Based on my work on Swedish (Sells 2001), in these lectures I will present a view of constituent order which makes use of two types of constraints: those that refer to hierarchical structure (e.g., every XP has a head X) and those that refer directly to linear precedence, stated in terms of alignment (e.g., TOPIC-Left). I will discuss how to account for major word order patterns, and variations on them, presenting a view based on Lexical-Functional Grammar (LFG), which allows direct reference to grammatical functions (e.g., TOPIC, OBJ).
      In the first lecture I will present an overview of the facts relevant for constituent ordering in Mainland Scandinavian, from the perspective of a non-transformational approach such as LFG. In the second lecture I will present an analysis in terms of ranked constraints, Optimality-Theory-style, focussing on the particular analysis of the data from the first lecture. In the third lecture, I will consider how to extend the account to cover a wider range of facts within Scandinavian.

Ole Togeby
The meaning of syntactic position or movement in modern Danish syntax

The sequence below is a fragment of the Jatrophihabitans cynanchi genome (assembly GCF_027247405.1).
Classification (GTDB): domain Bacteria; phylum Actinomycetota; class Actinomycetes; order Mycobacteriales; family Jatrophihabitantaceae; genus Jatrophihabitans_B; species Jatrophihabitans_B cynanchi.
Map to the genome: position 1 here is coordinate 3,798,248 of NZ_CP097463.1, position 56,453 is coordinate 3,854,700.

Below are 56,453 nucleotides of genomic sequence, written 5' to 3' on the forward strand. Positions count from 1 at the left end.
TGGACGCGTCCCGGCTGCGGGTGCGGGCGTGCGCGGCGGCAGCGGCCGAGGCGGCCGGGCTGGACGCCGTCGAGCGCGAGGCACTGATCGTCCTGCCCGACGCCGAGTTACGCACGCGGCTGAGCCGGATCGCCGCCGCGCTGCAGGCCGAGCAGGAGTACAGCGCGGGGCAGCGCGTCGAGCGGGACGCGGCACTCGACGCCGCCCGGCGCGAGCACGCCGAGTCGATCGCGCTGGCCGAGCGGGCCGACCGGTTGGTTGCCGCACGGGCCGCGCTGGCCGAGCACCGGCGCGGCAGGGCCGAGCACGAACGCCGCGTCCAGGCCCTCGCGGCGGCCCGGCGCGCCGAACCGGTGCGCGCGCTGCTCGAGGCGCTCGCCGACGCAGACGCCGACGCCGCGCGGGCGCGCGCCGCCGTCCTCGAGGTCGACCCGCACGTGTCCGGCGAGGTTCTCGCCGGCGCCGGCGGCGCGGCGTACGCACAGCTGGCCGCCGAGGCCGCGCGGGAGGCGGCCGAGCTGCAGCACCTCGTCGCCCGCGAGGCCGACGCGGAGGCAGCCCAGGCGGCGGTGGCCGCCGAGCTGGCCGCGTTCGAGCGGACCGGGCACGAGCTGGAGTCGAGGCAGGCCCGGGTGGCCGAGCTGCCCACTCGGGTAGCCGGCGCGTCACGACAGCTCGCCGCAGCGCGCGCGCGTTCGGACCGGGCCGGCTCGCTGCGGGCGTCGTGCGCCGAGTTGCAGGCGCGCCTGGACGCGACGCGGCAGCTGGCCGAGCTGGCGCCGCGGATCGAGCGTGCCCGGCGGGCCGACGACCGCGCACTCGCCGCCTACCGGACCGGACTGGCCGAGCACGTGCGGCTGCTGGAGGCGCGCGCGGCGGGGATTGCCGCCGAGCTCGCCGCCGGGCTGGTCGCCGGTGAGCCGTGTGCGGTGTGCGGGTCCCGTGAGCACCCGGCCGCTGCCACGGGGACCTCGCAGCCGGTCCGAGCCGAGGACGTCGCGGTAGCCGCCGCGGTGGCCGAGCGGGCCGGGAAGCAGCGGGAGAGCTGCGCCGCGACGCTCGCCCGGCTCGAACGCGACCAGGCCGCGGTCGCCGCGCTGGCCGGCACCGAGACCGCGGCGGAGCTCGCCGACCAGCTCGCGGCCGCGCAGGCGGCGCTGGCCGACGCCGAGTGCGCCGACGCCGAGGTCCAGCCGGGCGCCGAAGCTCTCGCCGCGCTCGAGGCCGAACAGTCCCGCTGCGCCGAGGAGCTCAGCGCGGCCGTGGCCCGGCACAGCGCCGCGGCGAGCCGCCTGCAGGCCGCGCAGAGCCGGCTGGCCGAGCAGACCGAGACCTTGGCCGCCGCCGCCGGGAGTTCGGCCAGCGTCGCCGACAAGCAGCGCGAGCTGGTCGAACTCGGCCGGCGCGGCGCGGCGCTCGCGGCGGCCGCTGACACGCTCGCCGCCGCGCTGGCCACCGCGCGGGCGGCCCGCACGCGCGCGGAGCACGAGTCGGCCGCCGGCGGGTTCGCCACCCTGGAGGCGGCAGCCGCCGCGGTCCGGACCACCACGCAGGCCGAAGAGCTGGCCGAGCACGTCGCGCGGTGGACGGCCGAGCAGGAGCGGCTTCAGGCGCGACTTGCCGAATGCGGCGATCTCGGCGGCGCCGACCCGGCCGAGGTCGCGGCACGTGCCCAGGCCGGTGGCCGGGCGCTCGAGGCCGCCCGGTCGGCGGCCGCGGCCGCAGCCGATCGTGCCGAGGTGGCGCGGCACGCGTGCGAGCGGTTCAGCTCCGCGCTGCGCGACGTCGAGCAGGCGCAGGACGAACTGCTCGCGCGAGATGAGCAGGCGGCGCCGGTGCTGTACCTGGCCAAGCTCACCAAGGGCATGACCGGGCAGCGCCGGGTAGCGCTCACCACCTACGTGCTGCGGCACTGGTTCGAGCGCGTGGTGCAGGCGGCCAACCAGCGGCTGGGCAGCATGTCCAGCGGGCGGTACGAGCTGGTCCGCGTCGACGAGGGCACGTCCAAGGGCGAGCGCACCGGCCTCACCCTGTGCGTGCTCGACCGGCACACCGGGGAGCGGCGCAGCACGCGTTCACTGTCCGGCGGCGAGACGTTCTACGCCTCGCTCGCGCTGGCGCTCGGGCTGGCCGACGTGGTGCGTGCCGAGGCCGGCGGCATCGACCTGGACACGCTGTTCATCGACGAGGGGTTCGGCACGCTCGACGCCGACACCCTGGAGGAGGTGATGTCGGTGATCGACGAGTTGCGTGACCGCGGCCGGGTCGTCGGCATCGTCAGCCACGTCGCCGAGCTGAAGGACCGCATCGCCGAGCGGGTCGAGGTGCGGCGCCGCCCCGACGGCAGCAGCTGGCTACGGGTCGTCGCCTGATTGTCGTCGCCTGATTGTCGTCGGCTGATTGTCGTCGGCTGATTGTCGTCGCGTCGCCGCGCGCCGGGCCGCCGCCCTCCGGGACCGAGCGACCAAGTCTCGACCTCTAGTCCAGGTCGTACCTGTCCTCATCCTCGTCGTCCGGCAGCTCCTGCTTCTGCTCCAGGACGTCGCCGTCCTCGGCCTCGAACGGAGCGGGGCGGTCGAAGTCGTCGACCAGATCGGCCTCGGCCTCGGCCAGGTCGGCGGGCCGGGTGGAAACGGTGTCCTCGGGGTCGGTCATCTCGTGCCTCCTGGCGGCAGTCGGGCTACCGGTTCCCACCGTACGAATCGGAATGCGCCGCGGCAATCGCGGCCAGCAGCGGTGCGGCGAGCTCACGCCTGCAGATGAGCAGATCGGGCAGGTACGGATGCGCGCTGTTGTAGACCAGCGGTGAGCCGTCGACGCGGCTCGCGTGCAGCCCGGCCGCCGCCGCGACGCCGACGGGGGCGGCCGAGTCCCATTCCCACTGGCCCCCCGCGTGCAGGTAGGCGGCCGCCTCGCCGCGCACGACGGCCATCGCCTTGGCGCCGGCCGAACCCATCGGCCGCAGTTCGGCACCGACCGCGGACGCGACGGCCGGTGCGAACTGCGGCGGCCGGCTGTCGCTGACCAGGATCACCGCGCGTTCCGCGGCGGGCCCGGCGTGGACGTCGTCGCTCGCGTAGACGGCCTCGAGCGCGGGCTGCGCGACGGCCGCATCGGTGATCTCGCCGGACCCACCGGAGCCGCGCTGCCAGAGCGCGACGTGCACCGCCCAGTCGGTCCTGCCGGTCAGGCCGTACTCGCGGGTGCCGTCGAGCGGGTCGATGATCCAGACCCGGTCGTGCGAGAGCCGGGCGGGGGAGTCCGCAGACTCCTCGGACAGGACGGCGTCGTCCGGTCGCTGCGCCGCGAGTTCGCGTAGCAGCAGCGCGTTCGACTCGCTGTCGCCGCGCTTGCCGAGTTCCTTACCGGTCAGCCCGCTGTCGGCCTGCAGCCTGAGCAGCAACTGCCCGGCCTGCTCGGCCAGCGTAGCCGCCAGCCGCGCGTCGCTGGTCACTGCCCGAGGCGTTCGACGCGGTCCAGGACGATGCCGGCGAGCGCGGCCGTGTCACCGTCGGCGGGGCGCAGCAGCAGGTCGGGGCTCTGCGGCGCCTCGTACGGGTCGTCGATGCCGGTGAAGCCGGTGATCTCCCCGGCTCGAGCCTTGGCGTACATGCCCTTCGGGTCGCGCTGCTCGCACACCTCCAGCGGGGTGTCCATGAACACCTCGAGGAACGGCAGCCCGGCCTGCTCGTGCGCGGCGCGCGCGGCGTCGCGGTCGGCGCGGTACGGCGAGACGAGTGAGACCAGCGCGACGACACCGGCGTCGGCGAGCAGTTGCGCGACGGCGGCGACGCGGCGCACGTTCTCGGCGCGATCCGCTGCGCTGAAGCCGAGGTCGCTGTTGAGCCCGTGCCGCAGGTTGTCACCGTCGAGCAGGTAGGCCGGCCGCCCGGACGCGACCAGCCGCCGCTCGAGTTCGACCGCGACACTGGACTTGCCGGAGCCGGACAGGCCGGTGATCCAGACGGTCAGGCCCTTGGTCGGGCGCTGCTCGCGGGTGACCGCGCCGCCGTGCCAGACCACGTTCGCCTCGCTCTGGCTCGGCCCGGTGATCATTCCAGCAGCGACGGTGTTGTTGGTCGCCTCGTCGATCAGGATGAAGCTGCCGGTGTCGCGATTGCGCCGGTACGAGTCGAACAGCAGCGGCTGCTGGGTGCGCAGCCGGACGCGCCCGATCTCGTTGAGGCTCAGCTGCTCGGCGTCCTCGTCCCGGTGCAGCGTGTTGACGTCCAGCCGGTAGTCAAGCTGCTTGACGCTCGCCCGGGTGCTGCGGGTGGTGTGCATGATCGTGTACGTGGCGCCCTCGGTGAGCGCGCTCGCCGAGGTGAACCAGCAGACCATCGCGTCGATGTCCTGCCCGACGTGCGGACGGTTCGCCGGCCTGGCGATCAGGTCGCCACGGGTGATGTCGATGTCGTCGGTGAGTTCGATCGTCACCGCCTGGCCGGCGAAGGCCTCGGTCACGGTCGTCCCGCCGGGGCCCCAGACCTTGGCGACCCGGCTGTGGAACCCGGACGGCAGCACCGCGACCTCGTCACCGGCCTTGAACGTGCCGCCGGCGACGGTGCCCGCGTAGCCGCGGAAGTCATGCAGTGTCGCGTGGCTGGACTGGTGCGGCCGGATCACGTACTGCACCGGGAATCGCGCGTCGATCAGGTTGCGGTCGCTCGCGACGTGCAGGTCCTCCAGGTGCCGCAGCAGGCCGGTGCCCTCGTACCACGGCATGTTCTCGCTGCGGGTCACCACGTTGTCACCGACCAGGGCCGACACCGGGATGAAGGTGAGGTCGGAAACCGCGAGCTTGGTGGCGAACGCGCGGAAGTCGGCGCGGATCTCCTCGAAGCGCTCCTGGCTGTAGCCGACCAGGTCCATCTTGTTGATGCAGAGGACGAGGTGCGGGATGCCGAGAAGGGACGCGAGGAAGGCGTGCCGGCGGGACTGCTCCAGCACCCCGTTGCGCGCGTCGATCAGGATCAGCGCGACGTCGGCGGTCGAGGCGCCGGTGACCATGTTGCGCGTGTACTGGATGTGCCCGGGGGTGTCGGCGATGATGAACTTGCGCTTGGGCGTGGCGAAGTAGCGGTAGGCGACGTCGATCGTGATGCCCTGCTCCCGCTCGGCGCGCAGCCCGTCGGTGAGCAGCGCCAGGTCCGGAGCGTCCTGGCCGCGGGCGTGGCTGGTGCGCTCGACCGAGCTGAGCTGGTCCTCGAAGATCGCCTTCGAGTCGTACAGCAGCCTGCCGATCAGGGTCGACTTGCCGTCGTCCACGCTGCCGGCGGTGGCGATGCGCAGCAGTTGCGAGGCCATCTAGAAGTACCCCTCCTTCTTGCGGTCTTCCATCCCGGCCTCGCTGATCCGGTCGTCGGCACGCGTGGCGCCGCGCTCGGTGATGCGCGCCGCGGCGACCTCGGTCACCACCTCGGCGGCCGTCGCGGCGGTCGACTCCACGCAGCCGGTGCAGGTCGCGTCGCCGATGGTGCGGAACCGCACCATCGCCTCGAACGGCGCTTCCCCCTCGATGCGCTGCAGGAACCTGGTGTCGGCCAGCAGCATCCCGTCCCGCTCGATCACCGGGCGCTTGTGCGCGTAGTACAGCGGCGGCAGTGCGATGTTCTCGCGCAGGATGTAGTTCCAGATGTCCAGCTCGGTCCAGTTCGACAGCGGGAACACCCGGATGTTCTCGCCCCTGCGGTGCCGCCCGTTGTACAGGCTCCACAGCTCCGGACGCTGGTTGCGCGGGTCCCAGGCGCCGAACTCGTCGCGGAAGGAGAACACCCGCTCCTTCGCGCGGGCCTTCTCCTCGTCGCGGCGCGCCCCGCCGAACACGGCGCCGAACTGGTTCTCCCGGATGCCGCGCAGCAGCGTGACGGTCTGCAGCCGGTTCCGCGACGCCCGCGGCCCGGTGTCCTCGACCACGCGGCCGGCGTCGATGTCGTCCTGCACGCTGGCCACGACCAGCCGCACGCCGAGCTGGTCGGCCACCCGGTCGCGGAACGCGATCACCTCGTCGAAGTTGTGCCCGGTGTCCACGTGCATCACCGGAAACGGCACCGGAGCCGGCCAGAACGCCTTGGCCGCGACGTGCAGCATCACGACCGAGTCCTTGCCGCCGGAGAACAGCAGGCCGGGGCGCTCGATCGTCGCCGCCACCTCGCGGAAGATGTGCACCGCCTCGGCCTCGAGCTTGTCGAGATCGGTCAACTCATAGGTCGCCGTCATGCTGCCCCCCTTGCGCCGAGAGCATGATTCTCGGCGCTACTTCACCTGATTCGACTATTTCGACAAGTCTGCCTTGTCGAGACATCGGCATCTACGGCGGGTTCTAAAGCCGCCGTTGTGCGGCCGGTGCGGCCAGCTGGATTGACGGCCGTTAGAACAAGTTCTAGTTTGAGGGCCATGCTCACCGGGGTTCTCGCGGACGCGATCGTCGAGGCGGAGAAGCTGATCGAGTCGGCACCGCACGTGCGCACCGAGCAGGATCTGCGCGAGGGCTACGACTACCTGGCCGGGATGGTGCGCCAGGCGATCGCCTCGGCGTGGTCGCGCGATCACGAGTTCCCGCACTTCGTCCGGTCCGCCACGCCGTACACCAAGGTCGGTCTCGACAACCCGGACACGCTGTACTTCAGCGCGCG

The terms of ‘syntactic position’ and ‘syntactic movement’ are metaphors of something which must be described as mind processes of prediction and recall during the language user’s interpretation of a text. These processes are triggered by lexical items with meaning, and so word order in it self carries meaning too. In my talks I’ll discuss the meaning of the positions in Diderichsen's sentence scheme, and of the different movements in modern generative syntax. I suggest that the requirement to these explanations is that they are not incompatible with what we know about how the brain works - which in fact both ‘position’ and ‘movement’ are.
      Examples to be discussed are objects in front position in Danish, e.g.: Ham kender jeg (Him know I), so-called light objects before the negation, e.g.: Jeg kender ham ikke (I know him not), and normal objects in the final position: Jeg kender ikke ham der (I know not him there).

Eva Engels & Sten Vikner:
Object shift and scrambling

      We will give an overview over object movement devices in the Scandinavian languages (object shift) and the continental West Germanic languages (scrambling), covering the following:
­   •    Although both place an object to the left of a sentential adverbial, OS and SCR are normally treated as two different phenomena since they do not take place under exactly the same circumstances.